How to Replant a Church, Part 5: Rally Your Troops
Thu Mar 06, 2014
by Bubba Jennings
The 4 Pillars of Pastoral Work
Thu Mar 06, 2014
by Dave Bruskas
10 Ideas For Keeping Lent
Wed Mar 05, 2014
by Winfield Bevins
How an Executive Pastor Frees the Lead Pastor to Do What Only He Can Do
Tue Mar 04, 2014
by Sutton Turner
Resurgence Leadership #006: Matt Chandler on Holy Ambition
Tue Mar 04, 2014
Bleak Odds: The Inner-City Church Plant
I can still hear Mark Driscoll in his distinct “Driscoll voice” saying, “Mase, most of us started the churches God has called us to lead on even ground with some decent soil. But you had to start planting by removing parched soil, getting healthy soil in the place of the parched, planting seeds, and fighting a harsh environment just to get things up and running" (paraphrase).
Location, location, location
The reality of planting in a poverty-stricken context with chronic and toxic issues on every level that are glazed over, 90% absence of fathers, Orthodox Sunni Islam as the most-respected religion, and gospel under-engagement, is overwhelming.
In addition, the transformation that is happening is not only temporal, but also transient. Transient because people are not on their way to North Philly, or Philadelphia, for that matter. You either grew up here, came here for school, or are here on a temporary work assignment.
The question is not whether there is potential for healthy churches to be planted in these contexts. The question is, will those of us standing on the sidelines fearful for our “livelihood” use some lame excuse to continue to walk by sight instead of walking by faith?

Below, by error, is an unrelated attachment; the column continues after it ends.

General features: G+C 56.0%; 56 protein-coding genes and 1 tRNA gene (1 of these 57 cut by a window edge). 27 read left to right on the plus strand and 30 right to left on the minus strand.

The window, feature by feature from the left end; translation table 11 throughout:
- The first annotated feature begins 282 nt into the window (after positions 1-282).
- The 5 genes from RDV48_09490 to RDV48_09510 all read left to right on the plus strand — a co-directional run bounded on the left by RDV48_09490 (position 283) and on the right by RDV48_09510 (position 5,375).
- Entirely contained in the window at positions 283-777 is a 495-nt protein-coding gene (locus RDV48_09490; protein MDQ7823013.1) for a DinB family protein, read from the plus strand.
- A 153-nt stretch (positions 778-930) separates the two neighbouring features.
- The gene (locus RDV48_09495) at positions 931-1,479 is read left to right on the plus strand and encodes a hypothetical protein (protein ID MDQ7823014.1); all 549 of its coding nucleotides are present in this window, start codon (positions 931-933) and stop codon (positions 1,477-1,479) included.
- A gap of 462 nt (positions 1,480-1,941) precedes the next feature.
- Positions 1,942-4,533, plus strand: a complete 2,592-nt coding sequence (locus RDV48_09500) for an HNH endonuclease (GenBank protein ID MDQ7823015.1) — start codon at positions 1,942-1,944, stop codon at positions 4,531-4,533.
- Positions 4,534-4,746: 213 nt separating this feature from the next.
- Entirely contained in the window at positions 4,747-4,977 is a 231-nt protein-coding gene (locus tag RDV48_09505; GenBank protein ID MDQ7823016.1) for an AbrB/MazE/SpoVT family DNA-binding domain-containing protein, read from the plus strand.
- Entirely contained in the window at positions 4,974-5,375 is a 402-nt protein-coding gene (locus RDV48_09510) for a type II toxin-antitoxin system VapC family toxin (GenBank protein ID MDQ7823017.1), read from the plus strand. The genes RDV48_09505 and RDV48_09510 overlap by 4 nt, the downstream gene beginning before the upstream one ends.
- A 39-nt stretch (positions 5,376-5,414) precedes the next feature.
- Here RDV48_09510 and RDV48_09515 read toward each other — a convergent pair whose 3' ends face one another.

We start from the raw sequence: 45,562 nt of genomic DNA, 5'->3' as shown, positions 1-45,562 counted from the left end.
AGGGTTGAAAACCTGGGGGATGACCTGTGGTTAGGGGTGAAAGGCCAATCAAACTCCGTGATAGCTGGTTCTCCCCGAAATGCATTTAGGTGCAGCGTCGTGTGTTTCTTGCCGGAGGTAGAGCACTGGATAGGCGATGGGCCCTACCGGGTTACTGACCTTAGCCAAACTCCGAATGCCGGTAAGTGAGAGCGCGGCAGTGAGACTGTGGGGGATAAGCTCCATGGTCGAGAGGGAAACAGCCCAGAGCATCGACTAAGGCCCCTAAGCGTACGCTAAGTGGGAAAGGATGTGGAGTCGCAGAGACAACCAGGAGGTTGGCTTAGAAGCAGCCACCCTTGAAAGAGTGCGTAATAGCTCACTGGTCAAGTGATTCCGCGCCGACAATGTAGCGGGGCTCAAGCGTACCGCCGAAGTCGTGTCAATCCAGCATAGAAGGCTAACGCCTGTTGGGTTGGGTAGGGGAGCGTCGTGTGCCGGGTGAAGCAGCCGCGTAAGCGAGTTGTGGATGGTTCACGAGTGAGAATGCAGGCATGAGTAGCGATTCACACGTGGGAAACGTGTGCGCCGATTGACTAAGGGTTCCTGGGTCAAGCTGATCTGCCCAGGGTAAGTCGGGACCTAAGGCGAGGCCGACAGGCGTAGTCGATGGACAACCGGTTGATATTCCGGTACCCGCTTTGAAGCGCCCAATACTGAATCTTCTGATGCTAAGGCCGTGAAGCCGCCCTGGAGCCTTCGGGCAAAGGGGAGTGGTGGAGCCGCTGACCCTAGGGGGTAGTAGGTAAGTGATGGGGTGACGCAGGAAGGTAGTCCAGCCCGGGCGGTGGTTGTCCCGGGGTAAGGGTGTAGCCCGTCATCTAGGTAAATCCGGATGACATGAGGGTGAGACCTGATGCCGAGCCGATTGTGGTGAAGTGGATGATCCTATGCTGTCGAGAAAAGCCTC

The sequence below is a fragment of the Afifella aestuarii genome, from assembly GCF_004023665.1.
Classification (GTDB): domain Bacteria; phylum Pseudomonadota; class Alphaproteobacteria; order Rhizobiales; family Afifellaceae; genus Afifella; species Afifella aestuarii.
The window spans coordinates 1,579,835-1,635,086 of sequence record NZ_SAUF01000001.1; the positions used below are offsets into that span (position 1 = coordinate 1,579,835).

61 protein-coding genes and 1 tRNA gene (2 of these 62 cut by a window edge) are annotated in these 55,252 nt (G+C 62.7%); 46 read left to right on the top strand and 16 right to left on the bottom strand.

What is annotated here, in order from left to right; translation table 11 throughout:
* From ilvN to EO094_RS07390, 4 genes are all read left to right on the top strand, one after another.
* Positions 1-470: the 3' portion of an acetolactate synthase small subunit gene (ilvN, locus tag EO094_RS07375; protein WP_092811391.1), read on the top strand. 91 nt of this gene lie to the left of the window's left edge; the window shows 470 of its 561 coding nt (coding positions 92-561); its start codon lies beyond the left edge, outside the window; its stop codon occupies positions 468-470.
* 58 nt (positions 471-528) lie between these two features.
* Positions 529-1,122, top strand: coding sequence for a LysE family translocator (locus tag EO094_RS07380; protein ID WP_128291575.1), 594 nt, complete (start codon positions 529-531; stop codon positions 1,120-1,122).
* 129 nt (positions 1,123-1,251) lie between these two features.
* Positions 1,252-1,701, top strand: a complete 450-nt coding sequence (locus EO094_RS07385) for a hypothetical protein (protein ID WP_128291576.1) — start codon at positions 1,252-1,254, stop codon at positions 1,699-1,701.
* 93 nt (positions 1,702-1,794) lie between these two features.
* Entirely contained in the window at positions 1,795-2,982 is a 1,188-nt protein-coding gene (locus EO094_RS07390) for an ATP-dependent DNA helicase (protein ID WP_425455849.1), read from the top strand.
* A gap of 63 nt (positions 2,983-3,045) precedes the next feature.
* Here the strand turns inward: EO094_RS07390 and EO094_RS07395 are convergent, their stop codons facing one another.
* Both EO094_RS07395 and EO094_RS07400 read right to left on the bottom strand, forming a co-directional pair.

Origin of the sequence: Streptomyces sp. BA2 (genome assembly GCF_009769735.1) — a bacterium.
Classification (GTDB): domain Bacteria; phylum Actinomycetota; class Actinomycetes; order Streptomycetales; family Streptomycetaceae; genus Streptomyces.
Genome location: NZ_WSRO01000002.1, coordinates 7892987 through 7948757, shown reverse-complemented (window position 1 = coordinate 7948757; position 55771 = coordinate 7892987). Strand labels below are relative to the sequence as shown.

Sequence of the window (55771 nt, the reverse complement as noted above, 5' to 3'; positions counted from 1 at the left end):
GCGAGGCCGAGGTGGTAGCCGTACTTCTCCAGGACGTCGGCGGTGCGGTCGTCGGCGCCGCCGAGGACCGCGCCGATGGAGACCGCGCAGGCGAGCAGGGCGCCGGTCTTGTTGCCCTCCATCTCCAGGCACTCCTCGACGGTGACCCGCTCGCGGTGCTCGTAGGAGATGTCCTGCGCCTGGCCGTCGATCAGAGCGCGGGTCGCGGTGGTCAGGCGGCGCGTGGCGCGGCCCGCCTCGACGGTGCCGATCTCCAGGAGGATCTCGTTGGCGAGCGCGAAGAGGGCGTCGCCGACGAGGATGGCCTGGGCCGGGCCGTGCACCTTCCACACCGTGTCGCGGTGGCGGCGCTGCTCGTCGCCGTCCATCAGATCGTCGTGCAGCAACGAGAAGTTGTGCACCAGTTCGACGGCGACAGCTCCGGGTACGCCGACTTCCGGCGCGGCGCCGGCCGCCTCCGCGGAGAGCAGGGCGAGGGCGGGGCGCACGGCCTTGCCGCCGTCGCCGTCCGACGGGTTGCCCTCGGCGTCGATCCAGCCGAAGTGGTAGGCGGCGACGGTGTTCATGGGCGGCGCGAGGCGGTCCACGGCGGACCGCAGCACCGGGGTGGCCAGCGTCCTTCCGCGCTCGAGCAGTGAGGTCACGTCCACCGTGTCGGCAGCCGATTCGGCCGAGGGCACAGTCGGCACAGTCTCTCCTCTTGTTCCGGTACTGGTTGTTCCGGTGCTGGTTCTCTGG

Jesus works in every context
One of the most fascinating things in Scripture is the apostles' passion to see trans-contextual stability in all the churches (Romans 16:25). No matter the context, as new disciples were added to the church, the desire of the apostles was an unwavering commitment to Jesus that bore fruit of that reality in every area of their lives.
Don't fear the stats
The urban planter hears stats that say rapid growth is a pipe dream, that seeing 100 transformed worshippers takes years, that financial self-support may never be a reality—and it makes one gun-shy of walking by faith to see the inner-city as an option to engage as a mission field. However, these contexts and organic influences of global culture through many forms of art, economic focus groups, and residential refocusing initiatives, are targets for some of America’s most famous Fortune 500 companies' business strategies.
The question is, will those of us standing on the sidelines fearful for our “livelihood” use some lame excuse to continue to walk by sight versus walking by faith?
The 2007 edition of The Buying Power of Black America stated that $744 billion in income was spent on apparel, entertainment, food, beverages, toys, computers, cosmetics, automobiles, travel, and dozens of other categories.
Buyers included in this dollar amount are the same lost people we are trying to reach. I am not suggesting we adopt the strategies and practices of marketing departments of Fortune 500 companies, but they see more potential (although unredemptive) in the same apparently unreachable neighborhoods than God’s missional squad leaders do.
God's work is never in vain
1 Corinthians 15:58, says “Therefore, my beloved brothers, be steadfast, immovable, always abounding in the work of the Lord, knowing that in the Lord your labor is not in vain.” This is for real life and ministry. God’s scoring system of success is so much sweeter than ours if we measure it by faithfulness to the character and heart of his goals.
For more resources from Pastor Eric, check out his urban ministry Thriving